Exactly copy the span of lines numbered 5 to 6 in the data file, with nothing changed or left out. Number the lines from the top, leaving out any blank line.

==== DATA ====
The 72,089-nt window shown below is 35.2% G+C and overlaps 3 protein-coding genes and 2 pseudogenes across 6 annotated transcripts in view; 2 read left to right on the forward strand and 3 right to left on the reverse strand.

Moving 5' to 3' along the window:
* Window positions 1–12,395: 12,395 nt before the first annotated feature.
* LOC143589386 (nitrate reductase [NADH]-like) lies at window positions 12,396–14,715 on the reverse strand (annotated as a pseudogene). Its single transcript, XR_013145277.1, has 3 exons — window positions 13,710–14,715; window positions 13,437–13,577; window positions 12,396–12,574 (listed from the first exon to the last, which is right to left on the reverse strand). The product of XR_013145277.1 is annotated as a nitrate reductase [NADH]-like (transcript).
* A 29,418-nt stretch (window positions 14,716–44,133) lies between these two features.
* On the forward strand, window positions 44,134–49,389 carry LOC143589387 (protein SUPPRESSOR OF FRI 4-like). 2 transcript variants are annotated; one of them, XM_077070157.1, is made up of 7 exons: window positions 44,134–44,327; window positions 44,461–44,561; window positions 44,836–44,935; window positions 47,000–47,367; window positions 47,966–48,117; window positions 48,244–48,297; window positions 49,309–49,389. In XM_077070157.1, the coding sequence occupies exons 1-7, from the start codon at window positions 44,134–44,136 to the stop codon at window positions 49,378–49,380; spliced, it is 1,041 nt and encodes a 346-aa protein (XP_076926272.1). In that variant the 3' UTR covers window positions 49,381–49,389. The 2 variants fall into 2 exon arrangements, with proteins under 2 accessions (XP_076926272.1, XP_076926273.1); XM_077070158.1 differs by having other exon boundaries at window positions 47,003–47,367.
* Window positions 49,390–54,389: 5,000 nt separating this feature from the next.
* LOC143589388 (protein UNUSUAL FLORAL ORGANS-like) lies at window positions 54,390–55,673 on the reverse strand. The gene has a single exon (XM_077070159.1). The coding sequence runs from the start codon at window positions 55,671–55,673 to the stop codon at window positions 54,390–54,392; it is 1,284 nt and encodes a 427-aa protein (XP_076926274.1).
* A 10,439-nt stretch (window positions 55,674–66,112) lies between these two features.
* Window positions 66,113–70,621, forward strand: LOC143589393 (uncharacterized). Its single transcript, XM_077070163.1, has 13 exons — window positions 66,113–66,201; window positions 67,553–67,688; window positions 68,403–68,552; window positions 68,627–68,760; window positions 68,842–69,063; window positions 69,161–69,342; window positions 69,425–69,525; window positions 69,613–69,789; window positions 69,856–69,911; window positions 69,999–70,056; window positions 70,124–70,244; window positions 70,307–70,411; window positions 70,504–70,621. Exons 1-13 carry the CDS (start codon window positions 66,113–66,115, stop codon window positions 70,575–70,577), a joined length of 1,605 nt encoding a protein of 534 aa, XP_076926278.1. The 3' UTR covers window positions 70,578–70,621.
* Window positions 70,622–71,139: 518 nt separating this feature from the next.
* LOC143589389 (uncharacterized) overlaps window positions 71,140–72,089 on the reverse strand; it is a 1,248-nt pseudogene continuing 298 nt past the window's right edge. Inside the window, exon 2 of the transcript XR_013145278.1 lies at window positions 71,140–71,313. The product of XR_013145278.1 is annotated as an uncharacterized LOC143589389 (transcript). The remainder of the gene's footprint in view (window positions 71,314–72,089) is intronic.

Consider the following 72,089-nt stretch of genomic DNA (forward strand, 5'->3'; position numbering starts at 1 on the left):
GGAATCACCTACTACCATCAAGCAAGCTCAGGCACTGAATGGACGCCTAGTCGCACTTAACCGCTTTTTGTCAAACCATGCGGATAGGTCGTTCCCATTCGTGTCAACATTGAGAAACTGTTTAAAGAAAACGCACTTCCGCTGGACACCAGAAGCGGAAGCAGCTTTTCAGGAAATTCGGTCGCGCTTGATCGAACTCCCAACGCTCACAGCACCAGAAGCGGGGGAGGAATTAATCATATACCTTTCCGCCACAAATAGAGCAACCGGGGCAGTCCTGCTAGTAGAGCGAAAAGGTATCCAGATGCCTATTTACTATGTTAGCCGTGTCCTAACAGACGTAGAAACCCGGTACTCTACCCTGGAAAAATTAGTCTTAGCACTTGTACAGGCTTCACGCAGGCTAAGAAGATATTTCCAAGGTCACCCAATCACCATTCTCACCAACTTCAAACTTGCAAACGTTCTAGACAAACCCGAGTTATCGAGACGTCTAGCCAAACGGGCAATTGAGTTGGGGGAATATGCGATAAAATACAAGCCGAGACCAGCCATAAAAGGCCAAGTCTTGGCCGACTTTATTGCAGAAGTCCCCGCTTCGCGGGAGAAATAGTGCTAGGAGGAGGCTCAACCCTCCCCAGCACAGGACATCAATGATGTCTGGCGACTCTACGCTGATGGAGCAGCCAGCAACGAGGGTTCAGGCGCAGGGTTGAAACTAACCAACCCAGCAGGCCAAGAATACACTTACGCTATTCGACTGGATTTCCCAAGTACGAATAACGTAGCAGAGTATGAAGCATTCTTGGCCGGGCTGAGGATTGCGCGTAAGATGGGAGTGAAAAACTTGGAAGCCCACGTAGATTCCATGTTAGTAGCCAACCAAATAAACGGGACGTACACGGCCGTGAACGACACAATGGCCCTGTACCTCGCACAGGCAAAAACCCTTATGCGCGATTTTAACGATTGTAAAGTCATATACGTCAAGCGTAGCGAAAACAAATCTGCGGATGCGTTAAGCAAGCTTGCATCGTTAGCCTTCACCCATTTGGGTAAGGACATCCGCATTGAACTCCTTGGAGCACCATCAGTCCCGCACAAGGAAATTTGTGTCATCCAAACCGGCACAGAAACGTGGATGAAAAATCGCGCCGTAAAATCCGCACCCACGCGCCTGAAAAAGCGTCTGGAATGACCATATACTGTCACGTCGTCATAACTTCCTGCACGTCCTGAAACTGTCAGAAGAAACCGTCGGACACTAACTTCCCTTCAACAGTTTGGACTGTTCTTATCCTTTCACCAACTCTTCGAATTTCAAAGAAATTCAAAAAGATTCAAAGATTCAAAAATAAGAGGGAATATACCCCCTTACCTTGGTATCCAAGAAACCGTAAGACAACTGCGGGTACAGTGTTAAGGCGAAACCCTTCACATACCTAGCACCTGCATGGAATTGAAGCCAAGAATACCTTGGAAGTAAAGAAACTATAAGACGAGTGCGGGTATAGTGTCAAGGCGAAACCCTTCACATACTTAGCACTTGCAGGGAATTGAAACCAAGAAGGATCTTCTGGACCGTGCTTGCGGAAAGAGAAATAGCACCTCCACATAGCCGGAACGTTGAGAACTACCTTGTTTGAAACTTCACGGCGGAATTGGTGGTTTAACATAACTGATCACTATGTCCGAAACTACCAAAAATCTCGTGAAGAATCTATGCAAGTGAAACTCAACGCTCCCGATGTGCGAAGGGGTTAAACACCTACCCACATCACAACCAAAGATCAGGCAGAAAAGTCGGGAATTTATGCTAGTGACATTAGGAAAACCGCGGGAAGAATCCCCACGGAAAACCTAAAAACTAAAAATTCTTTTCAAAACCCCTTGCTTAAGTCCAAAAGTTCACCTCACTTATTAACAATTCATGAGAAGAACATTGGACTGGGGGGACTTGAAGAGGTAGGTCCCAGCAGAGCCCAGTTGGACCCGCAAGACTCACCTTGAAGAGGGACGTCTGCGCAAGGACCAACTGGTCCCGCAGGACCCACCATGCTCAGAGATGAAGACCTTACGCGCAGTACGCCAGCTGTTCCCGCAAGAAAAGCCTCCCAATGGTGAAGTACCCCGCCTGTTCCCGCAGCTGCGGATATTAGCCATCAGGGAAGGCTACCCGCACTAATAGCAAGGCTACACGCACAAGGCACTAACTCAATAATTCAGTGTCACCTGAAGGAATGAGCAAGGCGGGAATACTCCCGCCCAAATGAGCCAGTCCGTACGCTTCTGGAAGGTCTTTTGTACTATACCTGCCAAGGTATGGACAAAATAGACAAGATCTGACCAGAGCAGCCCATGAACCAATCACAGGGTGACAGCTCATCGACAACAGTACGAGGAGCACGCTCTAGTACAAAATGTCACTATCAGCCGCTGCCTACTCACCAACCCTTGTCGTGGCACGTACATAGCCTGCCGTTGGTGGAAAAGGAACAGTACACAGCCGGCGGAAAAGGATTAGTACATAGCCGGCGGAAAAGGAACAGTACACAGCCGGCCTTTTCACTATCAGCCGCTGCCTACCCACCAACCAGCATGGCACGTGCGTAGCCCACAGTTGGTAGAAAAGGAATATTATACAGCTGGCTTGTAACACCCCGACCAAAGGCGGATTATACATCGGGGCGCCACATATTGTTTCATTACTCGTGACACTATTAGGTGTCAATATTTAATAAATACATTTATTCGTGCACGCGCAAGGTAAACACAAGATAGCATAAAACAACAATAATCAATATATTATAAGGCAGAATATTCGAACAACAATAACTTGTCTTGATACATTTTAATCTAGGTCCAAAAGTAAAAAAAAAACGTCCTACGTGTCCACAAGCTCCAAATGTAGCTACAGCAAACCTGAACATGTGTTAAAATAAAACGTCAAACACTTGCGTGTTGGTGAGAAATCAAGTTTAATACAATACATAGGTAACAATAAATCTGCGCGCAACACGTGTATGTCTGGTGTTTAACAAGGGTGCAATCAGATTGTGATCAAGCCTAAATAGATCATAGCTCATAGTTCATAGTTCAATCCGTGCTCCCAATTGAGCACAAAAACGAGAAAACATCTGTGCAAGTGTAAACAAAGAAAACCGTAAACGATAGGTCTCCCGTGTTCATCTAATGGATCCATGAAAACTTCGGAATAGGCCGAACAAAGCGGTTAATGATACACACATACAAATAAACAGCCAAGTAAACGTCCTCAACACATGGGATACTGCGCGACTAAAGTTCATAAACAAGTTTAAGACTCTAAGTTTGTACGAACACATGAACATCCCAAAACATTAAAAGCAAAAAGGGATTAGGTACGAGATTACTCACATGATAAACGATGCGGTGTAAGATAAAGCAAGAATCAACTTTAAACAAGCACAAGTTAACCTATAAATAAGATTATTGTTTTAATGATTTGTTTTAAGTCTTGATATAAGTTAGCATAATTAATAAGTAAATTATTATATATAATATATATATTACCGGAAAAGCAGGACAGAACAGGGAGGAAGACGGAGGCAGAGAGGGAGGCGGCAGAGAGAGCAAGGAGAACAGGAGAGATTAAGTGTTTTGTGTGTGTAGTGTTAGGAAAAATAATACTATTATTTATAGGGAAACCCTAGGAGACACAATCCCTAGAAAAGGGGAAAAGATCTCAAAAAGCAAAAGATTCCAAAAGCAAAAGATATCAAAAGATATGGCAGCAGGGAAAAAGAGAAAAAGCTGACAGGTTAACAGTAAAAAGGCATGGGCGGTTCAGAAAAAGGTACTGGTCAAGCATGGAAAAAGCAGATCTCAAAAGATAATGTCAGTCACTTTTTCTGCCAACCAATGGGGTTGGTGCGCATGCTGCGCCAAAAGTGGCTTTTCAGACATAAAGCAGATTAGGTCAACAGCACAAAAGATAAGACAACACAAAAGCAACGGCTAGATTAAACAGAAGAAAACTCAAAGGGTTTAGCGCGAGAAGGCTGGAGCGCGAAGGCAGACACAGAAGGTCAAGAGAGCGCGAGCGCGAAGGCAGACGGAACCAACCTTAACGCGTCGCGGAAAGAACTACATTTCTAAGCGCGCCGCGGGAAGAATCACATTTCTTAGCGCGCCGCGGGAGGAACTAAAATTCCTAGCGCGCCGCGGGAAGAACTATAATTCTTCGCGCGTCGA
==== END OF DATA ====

* A 29,418-nt stretch (window positions 14,716–44,133) lies between these two features.
* On the forward strand, window positions 44,134–49,389 carry LOC143589387 (protein SUPPRESSOR OF FRI 4-like). 2 transcript variants are annotated; one of them, XM_077070157.1, is made up of 7 exons: window positions 44,134–44,327; window positions 44,461–44,561; window positions 44,836–44,935; window positions 47,000–47,367; window positions 47,966–48,117; window positions 48,244–48,297; window positions 49,309–49,389. In XM_077070157.1, the coding sequence occupies exons 1-7, from the start codon at window positions 44,134–44,136 to the stop codon at window positions 49,378–49,380; spliced, it is 1,041 nt and encodes a 346-aa protein (XP_076926272.1). In that variant the 3' UTR covers window positions 49,381–49,389. The 2 variants fall into 2 exon arrangements, with proteins under 2 accessions (XP_076926272.1, XP_076926273.1); XM_077070158.1 differs by having other exon boundaries at window positions 47,003–47,367.